Decoder apparatus which receives the data from path 6 performs the inverse of the operation performed by encoder elements 1-5 and 13. Using information decoded by an address pointer decoding circuit 7, a circuit for the address pointer calculation 14 provides the address information required by a dual port RAMV A R 10. Address information flag FL indicates whether the current transport block contains a data block which is longer or shorter than average data block length m. At the decoder, pointer POIi specifies the addresses up to which data is read out from dual port RAMV A R 10 toward a variable length decoder 12, which provides the inverse of the function provided by coding circuit 1 at the encoder. Pointer POIj indicates up to which address data is written into dual port RAMV A R 10.
As in the encoder, a dual port RAMF I X 9 is arranged between multiplexer 8 and demultiplexer 11 in the decoder. A corresponding multiplexer 8 is situated between RAMs 9 and 20 and address pointer decoder 7, and a corresponding demultiplexer 11 is situated between RAMs 9 and 10 and variable length decoder 12.
Other storage (memory) devices can be used instead of dual port RAMs.
FIG. 5 shows 48 DCT data blocks as input data for coding circuit 2. The actual word length is shown numerically, and the average data block word length m is indicated.
FIG. 6 shows the resulting data contents of dual port RAMF I X 3 with the respective values of n, FL and POI.
FIG. 7 shows the contents of dual port RAMV A R 4 in the coder section. POIj for reading, block number n and POIj for writing, are indicated above the RAM addresses.
FIG. 8 shows the contents of dual port RAMV A R 10 in the decoder section. POIj for reading, block number n and POIj for writing, are indicated above the RAM addresses.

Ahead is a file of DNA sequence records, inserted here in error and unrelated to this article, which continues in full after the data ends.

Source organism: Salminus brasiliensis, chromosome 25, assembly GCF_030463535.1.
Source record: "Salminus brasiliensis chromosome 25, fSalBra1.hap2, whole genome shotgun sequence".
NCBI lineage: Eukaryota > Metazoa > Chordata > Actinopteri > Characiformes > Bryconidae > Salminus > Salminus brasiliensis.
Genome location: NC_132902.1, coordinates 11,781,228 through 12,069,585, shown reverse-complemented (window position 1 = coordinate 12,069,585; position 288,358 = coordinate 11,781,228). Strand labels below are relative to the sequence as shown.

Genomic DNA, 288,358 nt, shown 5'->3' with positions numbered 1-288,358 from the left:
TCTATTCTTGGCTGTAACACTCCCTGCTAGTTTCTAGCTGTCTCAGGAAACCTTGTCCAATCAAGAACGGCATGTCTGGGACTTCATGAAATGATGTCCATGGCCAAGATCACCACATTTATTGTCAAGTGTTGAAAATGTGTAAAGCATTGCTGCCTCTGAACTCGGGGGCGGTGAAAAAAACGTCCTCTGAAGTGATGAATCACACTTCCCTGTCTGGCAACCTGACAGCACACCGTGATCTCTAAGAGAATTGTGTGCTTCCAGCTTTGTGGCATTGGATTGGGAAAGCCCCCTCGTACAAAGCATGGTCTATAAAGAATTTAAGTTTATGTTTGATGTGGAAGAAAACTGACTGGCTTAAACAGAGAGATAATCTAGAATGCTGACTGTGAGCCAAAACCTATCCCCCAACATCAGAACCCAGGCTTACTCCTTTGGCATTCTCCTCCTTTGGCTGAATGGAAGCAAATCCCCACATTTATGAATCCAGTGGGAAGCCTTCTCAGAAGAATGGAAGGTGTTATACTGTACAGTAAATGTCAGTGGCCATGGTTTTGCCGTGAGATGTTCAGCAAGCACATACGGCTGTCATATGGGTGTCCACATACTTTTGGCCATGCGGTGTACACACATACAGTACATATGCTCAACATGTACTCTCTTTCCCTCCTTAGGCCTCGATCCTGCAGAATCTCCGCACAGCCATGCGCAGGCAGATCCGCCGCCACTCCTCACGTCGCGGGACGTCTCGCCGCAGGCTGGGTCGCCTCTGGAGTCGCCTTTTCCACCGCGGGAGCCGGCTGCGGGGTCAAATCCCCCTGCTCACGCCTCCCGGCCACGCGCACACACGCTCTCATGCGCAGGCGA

FIG. 9 shows the resulting information of output path 6 with the values for FL, POIj, POIi and lengths of ACn and ACx components.
FIG. 13 shows the 48 DCT data blocks from FIG. 5, but in the presence of a fault. Again, the actual word length is shown numerically, and the average word length m is indicated. Blocks incorrectly transmitted or read are shown hatched (e.g., blocks 9, 13, etc.).
FIG. 10 shows the illustration corresponding to FIG. 9 in the presence of a fault. Correspondingly altered values are written alongside the values for the fault-free case which are crossed out.
FIG. 11 and FIG. 12 illustrate the values for the fault case corresponding to the relationships in FIG. 7 and FIG. 8, respectively. Fault locations are crossed through. As faults first appear after coding, FIG. 7 and FIG. 11 contain the same values.
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|U.S. Classification||341/60, 375/E07.134, 341/67, 375/E07.176, 375/E07.24, 375/E07.174, 375/240.25, 375/E07.205, 375/E07.13, G9B/20.001, 375/E07.161, 375/E07.229, 375/E07.199, 375/E07.139, 375/240.2|
|International Classification||H04N19/124, H04N19/136, H04N19/166, H04N19/192, H04N19/98, H04N19/176, H04N19/70, H04N19/115, G11B20/12, H03M7/30, H04B14/04, H03M7/40, G11B20/00|
|Cooperative Classification||H04N19/166, H03M7/40, H04N19/115, H04N19/176, H04N19/70, H04N19/124, H04N19/65, H04N19/60, H04N19/98, H04N19/136, H04N19/192, G11B20/00007|
|European Classification||G11B20/00C, H03M7/40, H04N7/30K, H04N7/26Z2, H04N7/26Y, H04N7/26A4Q, H04N7/26A6W2, H04N7/26A6C, H04N7/26A4E, H04N7/26A8B, H04N7/26A10T|
|Aug 11, 1993||AS||Assignment|
Owner name: DEUTSCHE THOMSON-BRANDT GMBH, GERMANY
Free format text: ASSIGNMENT OF ASSIGNORS INTEREST;ASSIGNORS:KEESEN, HEINZ-WERNER;SCHUTZE, HERNERT;HAUPT, DIETER;REEL/FRAME:006864/0758
Effective date: 19930726
|May 29, 1998||AS||Assignment|
Owner name: WORTHEN INDUSTRIES, INC., NEW HAMPSHIRE
Free format text: ASSIGNMENT OF ASSIGNORS INTEREST;ASSIGNOR:STRICKLAND, BARBARA A.;REEL/FRAME:009231/0605
Effective date: 19980408
|Aug 25, 1998||FPAY||Fee payment|
Year of fee payment: 4
|Aug 28, 2002||FPAY||Fee payment|
Year of fee payment: 8
|Sep 6, 2006||FPAY||Fee payment|
Year of fee payment: 12